Modulation of cellular stress response via the erythropoietin/CD131 heteroreceptor complex in mouse mesenchymal-derived cells
- 444 Downloads
Tissue-protective properties of erythropoietin (EPO) have let to the discovery of an alternative EPO signaling via an EPO-R/CD131 receptor complex which can now be specifically targeted through pharmaceutically designed short sequence peptides such as ARA290. However, little is still known about specific functions of alternative EPO signaling in defined cell populations. In this study, we investigated effects of signaling through EPO-R/CD131 complex on cellular stress responses and pro-inflammatory activation in different mesenchymal-derived phenotypes. We show that anti-apoptotic, anti-inflammatory effects of ARA290 and EPO coincide with the externalization of CD131 receptor component as an immediate response to cellular stress. In addition, alternative EPO signaling strongly modulated transcriptional, translational, or metabolic responses after stressor removal. Specifically, we saw that ARA290 was able to overcome a TNFα-mediated inhibition of transcription factor activation related to cell stress responses, most notably of serum response factor (SRF), heat shock transcription factor protein 1 (HSF1), and activator protein 1 (AP1). We conclude that alternative EPO signaling acts as a modulator of pro-inflammatory signaling pathways and likely plays a role in restoring tissue homeostasis.
• Erythropoietin (EPO) triggers an alternative pathway via heteroreceptor EPO/CD131.
• ARA290 peptide specifically binds EPO/CD131 but not the canonical EPO/EPO receptor.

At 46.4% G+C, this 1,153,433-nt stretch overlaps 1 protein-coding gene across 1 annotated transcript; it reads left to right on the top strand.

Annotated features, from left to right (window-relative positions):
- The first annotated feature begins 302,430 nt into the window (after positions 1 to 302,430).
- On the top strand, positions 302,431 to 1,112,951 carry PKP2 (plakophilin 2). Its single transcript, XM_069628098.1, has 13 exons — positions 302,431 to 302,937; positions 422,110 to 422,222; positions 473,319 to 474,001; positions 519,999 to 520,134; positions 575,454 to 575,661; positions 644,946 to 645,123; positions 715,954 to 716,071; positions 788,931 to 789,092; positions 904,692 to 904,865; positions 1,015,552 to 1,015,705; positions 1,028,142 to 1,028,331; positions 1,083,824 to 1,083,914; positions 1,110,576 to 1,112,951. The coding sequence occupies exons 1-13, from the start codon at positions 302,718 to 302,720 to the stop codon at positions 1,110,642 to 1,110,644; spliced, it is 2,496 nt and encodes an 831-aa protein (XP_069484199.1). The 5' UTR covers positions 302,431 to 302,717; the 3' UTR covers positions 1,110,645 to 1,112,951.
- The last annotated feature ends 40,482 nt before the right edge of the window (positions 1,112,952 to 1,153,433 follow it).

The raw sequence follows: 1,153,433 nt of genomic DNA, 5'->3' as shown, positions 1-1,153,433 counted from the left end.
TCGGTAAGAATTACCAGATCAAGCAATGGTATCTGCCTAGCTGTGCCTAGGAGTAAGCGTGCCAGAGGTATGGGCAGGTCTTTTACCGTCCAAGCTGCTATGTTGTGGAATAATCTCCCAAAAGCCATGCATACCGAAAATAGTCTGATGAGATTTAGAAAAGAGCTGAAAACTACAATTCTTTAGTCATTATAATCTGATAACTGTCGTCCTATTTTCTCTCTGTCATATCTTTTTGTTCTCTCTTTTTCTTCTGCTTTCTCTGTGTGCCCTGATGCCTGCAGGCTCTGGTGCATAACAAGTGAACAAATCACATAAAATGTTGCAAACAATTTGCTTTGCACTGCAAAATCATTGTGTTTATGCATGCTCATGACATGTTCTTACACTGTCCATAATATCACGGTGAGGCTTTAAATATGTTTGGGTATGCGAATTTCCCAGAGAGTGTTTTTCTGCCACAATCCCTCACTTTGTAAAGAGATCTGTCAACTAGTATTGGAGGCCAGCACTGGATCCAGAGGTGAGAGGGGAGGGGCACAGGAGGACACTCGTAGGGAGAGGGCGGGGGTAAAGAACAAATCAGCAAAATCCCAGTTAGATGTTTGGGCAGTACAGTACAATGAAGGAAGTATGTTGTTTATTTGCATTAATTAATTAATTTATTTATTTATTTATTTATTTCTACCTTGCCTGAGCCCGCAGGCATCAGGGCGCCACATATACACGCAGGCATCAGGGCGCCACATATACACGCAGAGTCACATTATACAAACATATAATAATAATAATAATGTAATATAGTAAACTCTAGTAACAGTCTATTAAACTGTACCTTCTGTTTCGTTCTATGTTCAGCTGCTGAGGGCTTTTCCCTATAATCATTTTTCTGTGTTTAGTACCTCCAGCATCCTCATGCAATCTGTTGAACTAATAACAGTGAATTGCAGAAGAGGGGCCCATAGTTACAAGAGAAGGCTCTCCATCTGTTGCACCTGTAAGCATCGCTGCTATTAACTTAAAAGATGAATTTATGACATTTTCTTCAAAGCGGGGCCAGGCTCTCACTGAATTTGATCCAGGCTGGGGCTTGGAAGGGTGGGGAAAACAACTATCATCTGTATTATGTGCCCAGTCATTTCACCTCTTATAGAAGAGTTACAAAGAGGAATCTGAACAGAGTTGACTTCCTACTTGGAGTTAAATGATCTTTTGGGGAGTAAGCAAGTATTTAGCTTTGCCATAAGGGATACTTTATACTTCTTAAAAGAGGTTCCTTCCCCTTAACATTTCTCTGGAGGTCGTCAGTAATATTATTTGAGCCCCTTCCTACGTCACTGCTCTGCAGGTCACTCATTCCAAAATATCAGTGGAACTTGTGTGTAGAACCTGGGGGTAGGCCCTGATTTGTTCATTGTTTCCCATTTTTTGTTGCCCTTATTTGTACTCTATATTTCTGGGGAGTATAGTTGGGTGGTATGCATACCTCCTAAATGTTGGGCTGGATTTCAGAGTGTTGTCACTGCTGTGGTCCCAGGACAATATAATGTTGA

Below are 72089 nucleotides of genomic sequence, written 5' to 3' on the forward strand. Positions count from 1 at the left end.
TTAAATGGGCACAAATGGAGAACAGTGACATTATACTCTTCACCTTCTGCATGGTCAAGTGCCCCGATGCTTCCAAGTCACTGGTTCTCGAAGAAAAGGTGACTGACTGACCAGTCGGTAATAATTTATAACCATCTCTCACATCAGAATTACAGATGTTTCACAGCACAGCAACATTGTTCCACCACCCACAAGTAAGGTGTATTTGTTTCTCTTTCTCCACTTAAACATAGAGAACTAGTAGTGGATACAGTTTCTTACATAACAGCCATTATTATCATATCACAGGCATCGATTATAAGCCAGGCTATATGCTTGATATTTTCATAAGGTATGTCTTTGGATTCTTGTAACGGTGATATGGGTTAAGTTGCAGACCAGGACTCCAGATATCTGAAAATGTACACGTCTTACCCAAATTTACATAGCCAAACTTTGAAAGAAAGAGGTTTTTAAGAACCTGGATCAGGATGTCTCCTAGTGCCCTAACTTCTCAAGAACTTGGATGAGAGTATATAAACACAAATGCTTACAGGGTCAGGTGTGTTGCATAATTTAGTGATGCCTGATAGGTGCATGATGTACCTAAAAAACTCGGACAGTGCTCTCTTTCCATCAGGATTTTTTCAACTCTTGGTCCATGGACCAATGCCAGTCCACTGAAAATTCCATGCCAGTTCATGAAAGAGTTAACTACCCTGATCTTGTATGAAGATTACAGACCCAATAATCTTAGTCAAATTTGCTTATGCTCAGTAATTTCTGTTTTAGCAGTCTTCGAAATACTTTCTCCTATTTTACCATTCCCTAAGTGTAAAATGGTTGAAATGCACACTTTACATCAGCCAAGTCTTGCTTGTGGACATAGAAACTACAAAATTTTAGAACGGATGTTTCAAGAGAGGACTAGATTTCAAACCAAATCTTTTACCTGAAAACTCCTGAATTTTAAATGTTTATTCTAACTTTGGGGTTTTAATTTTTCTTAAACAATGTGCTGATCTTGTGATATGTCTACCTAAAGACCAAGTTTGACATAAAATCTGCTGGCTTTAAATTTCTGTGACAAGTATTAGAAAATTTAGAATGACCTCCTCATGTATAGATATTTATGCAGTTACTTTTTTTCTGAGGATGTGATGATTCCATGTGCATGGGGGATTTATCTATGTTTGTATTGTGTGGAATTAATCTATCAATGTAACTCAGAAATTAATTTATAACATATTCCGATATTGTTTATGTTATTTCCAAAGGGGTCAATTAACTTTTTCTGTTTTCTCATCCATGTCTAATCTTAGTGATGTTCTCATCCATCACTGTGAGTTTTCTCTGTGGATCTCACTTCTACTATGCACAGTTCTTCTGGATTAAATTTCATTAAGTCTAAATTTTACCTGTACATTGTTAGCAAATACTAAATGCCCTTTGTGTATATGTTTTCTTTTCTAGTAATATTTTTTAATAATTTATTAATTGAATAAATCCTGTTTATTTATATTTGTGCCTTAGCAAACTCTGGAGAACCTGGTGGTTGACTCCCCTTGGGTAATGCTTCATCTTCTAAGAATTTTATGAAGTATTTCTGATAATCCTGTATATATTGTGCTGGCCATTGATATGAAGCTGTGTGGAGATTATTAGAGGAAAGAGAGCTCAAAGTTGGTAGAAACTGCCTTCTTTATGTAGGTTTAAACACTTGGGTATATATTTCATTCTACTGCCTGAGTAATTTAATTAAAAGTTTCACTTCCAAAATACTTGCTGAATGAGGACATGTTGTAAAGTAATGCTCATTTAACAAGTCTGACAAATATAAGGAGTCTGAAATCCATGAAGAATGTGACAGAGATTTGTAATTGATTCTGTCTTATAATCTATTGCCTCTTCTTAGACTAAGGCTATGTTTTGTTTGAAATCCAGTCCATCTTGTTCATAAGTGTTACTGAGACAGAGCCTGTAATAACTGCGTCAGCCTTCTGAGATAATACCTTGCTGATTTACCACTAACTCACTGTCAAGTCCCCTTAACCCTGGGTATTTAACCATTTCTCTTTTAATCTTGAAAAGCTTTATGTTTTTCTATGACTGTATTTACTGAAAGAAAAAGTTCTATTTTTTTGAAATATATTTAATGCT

• Oxidative stress and inflammation promote cell surface expression of CD131.
• ARA290 prevents tumor necrosis factor-mediated inhibition of stress-related genes.
• Alternative EPO signaling modulates inflammation and promotes tissue homeostasis.
KeywordsARA290 Oxidative stress Heat shock Apoptosis TNFα Homeostasis Mesenchymal stem cells
The peptides ARA290 and ARA297 were kindly provided by Araim Pharmaceuticals, Inc. (Ossining, NY). This work was partially funded by the Shriners Hospitals for Children and grants from the National Institutes of Health (P41EB002503, R21AR056446). S. Bohr is a receipt of a Deutsche Forschungs Gemeinschaft (GZ:BO3468/2-1). S. J. Patel was supported by a Shriners Hospitals for Children postdoctoral fellowship.
Conflict of interest
M.B. and A.C. are officers of Araim Pharmaceuticals and currently hold stock in the company. All other authors state no conflict of interest.
- 3.Brines M, Grasso G, Fiordaliso F, Sfacteria A, Ghezzi P, Fratelli M, Latini R, Xie QW, Smart J, Su-Rick CJ et al (2004) Erythropoietin mediates tissue protection through an erythropoietin and common beta-subunit heteroreceptor. Proc Natl Acad Sci U S A 101:14907–14912PubMedCentralPubMedCrossRefGoogle Scholar
- 4.Brines M, Patel NS, Villa P, Brines C, Mennini T, De Paola M, Erbayraktar Z, Erbayraktar S, Sepodes B, Thiemermann C et al (2008) Nonerythropoietic, tissue-protective peptides derived from the tertiary structure of erythropoietin. Proc Natl Acad Sci U S A 105:10925–10930PubMedCentralPubMedCrossRefGoogle Scholar
- 12.Bohr S, Patel SJ, Shen K, Vitalo AG, Brines M, Cerami A, Berthiaume F, Yarmush ML (2013) Alternative erythropoietin-mediated signaling prevents secondary microvascular thrombosis and inflammation within cutaneous burns. Proc Natl Acad Sci U S A 1214099110Google Scholar